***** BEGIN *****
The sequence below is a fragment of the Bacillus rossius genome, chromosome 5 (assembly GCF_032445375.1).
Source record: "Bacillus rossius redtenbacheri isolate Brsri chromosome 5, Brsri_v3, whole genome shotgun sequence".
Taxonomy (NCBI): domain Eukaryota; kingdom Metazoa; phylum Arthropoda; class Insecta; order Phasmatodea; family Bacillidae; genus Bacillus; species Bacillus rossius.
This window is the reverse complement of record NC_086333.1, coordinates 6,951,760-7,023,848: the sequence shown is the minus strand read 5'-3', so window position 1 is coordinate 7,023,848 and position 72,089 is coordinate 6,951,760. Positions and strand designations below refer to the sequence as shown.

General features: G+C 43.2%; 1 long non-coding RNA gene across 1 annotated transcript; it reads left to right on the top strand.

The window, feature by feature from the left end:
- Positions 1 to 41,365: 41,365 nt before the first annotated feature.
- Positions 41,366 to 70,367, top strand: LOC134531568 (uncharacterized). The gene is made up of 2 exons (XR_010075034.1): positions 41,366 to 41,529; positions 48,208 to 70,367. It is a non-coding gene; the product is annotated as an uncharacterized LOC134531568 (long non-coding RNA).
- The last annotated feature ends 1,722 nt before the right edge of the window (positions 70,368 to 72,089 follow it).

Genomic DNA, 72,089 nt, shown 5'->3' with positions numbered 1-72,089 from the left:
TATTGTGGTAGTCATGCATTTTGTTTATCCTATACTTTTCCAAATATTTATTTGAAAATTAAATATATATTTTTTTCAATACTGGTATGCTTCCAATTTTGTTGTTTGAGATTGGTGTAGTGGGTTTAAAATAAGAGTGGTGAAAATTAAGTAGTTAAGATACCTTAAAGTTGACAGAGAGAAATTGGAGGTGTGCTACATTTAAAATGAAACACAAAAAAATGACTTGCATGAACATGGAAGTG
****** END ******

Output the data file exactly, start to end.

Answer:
The sequence below is a fragment of the Bacillus rossius genome, chromosome 5 (assembly GCF_032445375.1).
Source record: "Bacillus rossius redtenbacheri isolate Brsri chromosome 5, Brsri_v3, whole genome shotgun sequence".
Taxonomy (NCBI): domain Eukaryota; kingdom Metazoa; phylum Arthropoda; class Insecta; order Phasmatodea; family Bacillidae; genus Bacillus; species Bacillus rossius.
This window is the reverse complement of record NC_086333.1, coordinates 6,951,760-7,023,848: the sequence shown is the minus strand read 5'-3', so window position 1 is coordinate 7,023,848 and position 72,089 is coordinate 6,951,760. Positions and strand designations below refer to the sequence as shown.

General features: G+C 43.2%; 1 long non-coding RNA gene across 1 annotated transcript; it reads left to right on the top strand.

The window, feature by feature from the left end:
- Positions 1 to 41,365: 41,365 nt before the first annotated feature.
- Positions 41,366 to 70,367, top strand: LOC134531568 (uncharacterized). The gene is made up of 2 exons (XR_010075034.1): positions 41,366 to 41,529; positions 48,208 to 70,367. It is a non-coding gene; the product is annotated as an uncharacterized LOC134531568 (long non-coding RNA).
- The last annotated feature ends 1,722 nt before the right edge of the window (positions 70,368 to 72,089 follow it).

Genomic DNA, 72,089 nt, shown 5'->3' with positions numbered 1-72,089 from the left:
TATTGTGGTAGTCATGCATTTTGTTTATCCTATACTTTTCCAAATATTTATTTGAAAATTAAATATATATTTTTTTCAATACTGGTATGCTTCCAATTTTGTTGTTTGAGATTGGTGTAGTGGGTTTAAAATAAGAGTGGTGAAAATTAAGTAGTTAAGATACCTTAAAGTTGACAGAGAGAAATTGGAGGTGTGCTACATTTAAAATGAAACACAAAAAAATGACTTGCATGAACATGGAAGTG